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As WSU nickel Kapena Gushiken gets healthy, his versatility shows in spring practice

Washington State Cougars tight end Billy Riviere III (42) collides with Washington State Cougars defensive back Kapena Gushiken (4) during WSU’s first spring scrimmage on Saturday, Apr 6, 2024, on Gesa Field in Pullman, Wash.  (Tyler Tjomsland/The Spokesman-Review)

PULLMAN – What stands out most about Kapena Gushiken these days is what doesn’t at all.

Over the offseason, Washington State’s versatile nickelback made the big decision to cut his hair. He said goodbye to his long, black locks, replacing them with a shorter cut that doesn’t stick through his helmet – in past years an easy way to recognize him on the field.

“Hopefully, it’ll be long enough to show out of the helmet like last year,” Gushiken said, “come season time.”

Season time isn’t here – WSU wrapped up its 11th spring practice on Thursday morning – but Gushiken looks like he’s also received a fresh start in other ways.

Most important, Gushiken is nearly entirely recovered from the hernia surgery he had over the offseason, which limited him in the Cougars’ first few spring practices. In those first few sessions, WSU coach Jake Dickert said, Gushiken looked like he was “easing his way.”

“But now you see a guy that’s dynamic,” Dickert said. “You saw some blitz stuff today, which he’s massively improved on. He can cover anybody in the country in the slot. I think his versatility is exactly what we look for in that position. So excited to see his continued growth, especially after a summer of training.”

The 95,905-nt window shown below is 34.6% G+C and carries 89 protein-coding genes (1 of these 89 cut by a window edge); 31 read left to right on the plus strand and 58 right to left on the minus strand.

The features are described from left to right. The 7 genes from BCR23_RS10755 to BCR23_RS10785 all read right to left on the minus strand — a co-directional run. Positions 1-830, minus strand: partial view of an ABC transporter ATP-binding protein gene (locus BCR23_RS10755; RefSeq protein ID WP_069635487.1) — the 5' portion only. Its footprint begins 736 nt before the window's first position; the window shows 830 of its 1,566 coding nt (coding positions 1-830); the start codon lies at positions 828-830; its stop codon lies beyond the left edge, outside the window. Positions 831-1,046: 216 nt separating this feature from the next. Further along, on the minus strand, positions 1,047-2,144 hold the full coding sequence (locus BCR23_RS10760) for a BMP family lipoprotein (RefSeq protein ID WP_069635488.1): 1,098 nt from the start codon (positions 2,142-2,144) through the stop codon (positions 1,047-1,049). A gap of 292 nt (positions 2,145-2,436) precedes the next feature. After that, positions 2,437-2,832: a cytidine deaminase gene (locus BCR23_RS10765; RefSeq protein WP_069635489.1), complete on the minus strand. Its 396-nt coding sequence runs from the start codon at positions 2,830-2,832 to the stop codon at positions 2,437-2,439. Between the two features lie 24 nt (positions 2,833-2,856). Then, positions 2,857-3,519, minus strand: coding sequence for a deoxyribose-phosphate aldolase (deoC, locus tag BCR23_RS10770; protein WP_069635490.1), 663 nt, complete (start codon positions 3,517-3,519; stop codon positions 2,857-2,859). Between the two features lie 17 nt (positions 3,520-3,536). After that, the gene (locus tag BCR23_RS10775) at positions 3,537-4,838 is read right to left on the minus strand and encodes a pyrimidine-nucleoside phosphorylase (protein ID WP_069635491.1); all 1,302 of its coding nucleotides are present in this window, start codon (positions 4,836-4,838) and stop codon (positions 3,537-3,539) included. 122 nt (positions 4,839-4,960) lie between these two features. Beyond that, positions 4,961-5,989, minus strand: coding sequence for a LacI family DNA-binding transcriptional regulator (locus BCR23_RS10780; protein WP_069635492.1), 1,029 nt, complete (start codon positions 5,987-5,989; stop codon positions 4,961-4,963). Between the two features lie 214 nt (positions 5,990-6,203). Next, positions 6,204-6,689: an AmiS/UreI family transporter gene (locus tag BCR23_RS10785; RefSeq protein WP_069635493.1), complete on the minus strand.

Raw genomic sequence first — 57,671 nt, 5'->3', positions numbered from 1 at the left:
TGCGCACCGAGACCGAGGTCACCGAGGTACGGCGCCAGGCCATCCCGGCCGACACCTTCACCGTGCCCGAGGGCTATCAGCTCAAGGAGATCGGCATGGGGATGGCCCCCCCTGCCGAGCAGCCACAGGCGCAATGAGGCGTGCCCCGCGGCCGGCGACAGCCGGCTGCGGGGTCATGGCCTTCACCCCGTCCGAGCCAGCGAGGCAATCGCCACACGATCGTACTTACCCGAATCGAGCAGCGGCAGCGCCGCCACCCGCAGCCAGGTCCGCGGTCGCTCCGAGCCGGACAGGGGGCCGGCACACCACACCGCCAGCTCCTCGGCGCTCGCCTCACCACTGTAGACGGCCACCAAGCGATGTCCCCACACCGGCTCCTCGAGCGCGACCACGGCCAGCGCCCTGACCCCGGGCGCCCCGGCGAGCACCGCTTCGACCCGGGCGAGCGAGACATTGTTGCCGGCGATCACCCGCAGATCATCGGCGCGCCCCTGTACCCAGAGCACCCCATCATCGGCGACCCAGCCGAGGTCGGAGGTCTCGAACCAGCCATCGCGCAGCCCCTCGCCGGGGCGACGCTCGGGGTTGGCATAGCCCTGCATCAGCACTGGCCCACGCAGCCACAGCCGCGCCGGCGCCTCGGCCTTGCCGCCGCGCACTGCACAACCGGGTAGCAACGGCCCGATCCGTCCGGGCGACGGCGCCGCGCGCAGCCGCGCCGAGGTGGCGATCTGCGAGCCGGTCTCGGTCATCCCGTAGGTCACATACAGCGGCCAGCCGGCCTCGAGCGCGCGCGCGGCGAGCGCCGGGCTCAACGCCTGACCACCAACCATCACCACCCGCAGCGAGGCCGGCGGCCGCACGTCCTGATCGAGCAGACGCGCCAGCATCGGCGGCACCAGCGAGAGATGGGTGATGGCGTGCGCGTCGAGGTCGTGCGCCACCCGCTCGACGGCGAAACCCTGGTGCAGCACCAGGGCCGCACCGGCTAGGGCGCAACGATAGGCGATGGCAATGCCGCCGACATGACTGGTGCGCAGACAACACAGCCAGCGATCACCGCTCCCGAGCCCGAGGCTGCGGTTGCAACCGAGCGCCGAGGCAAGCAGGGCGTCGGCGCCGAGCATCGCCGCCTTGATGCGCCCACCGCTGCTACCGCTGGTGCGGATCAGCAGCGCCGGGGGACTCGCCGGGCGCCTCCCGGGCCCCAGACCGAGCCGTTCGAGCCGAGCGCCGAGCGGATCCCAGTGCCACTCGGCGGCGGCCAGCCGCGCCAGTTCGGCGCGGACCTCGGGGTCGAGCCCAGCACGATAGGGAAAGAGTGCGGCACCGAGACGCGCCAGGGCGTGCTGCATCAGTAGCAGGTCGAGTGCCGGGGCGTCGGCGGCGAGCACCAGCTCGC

Gushiken, a rising senior who started his career with two seasons at Saddleback (California) College, has featured prominently in WSU’s past few spring practices. A staple at nickel, Gushiken has manned the position well, making plays and reminding coaches why he’s in line for perhaps an even more fruitful season than last.

It might seem like a tall task because of how he burst onto the scene last fall. Playing all 12 games, Gushiken totaled 36 tackles (1.5 for loss), one sack, six passes broken up and one interception, an 88-yard pick-six in a loss to UCLA in Los Angeles.

To hear him tell it, though, he’s feeling even better.

“I just feel like I’m way more comfortable compared to last year,” Gushiken said. “The playbook, everything second time around. I just feel super comfortable. And the mission never changed for us as DBs, just eliminating explosives. Making sure we’re not missing any assignments and communicating. We gotta make sure we’re communicating with one another.”

Gushiken, who will play his second and final season at Washington State this fall, is one of the most tenured players at his position. Safety Jackson Lataimua is ready to play his second season at WSU, and senior safety Tanner Moku is back healthy after missing much of last season due to injury.

Otherwise, Gushiken will help point a group of new defensive backs in the right direction. That list of players includes redshirt sophomore safety Reece Sylvester, redshirt junior cornerback Jamorri Colson and redshirt freshman cornerback Ethan O’Connor .

Closer to Gushiken’s position is fellow nickel Jaylen Edmond, a true freshman from the Los Angeles area. An early enrollee standing 5-foot-8, he’s made enough plays to impress Gushiken.

“His potential is through the roof,” Gushiken said. “I think he has the athleticism, I think he has the IQ of the game. I think he’s in a similar situation that I was in last year, just kind of learning the playbook, getting used to playing nickel, because I think he has a corner background as well. But if he just puts a little bit more weight on his frame and learns the playbook better, I think he’ll be super good.”